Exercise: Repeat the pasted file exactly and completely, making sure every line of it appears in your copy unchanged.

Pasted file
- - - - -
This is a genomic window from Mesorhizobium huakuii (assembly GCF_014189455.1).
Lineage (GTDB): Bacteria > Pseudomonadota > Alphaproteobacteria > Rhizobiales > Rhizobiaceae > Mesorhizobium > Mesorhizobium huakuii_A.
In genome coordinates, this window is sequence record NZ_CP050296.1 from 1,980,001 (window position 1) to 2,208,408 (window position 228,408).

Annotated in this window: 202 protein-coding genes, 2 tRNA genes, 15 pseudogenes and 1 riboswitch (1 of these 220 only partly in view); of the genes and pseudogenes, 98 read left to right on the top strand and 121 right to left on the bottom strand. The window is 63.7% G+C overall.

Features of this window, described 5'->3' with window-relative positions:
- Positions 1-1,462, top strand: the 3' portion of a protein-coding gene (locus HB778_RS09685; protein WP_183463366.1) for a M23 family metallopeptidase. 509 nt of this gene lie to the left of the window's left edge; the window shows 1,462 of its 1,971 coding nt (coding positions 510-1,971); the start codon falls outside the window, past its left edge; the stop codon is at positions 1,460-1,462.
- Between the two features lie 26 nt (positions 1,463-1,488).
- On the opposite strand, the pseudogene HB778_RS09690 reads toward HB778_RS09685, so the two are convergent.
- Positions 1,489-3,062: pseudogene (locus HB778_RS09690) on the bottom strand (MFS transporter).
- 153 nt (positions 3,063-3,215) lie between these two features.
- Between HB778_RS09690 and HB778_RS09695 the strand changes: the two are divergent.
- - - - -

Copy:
This is a genomic window from Mesorhizobium huakuii (assembly GCF_014189455.1).
Lineage (GTDB): Bacteria > Pseudomonadota > Alphaproteobacteria > Rhizobiales > Rhizobiaceae > Mesorhizobium > Mesorhizobium huakuii_A.
In genome coordinates, this window is sequence record NZ_CP050296.1 from 1,980,001 (window position 1) to 2,208,408 (window position 228,408).

Annotated in this window: 202 protein-coding genes, 2 tRNA genes, 15 pseudogenes and 1 riboswitch (1 of these 220 only partly in view); of the genes and pseudogenes, 98 read left to right on the top strand and 121 right to left on the bottom strand. The window is 63.7% G+C overall.

Features of this window, described 5'->3' with window-relative positions:
- Positions 1-1,462, top strand: the 3' portion of a protein-coding gene (locus HB778_RS09685; protein WP_183463366.1) for a M23 family metallopeptidase. 509 nt of this gene lie to the left of the window's left edge; the window shows 1,462 of its 1,971 coding nt (coding positions 510-1,971); the start codon falls outside the window, past its left edge; the stop codon is at positions 1,460-1,462.
- Between the two features lie 26 nt (positions 1,463-1,488).
- On the opposite strand, the pseudogene HB778_RS09690 reads toward HB778_RS09685, so the two are convergent.
- Positions 1,489-3,062: pseudogene (locus HB778_RS09690) on the bottom strand (MFS transporter).
- 153 nt (positions 3,063-3,215) lie between these two features.
- Between HB778_RS09690 and HB778_RS09695 the strand changes: the two are divergent.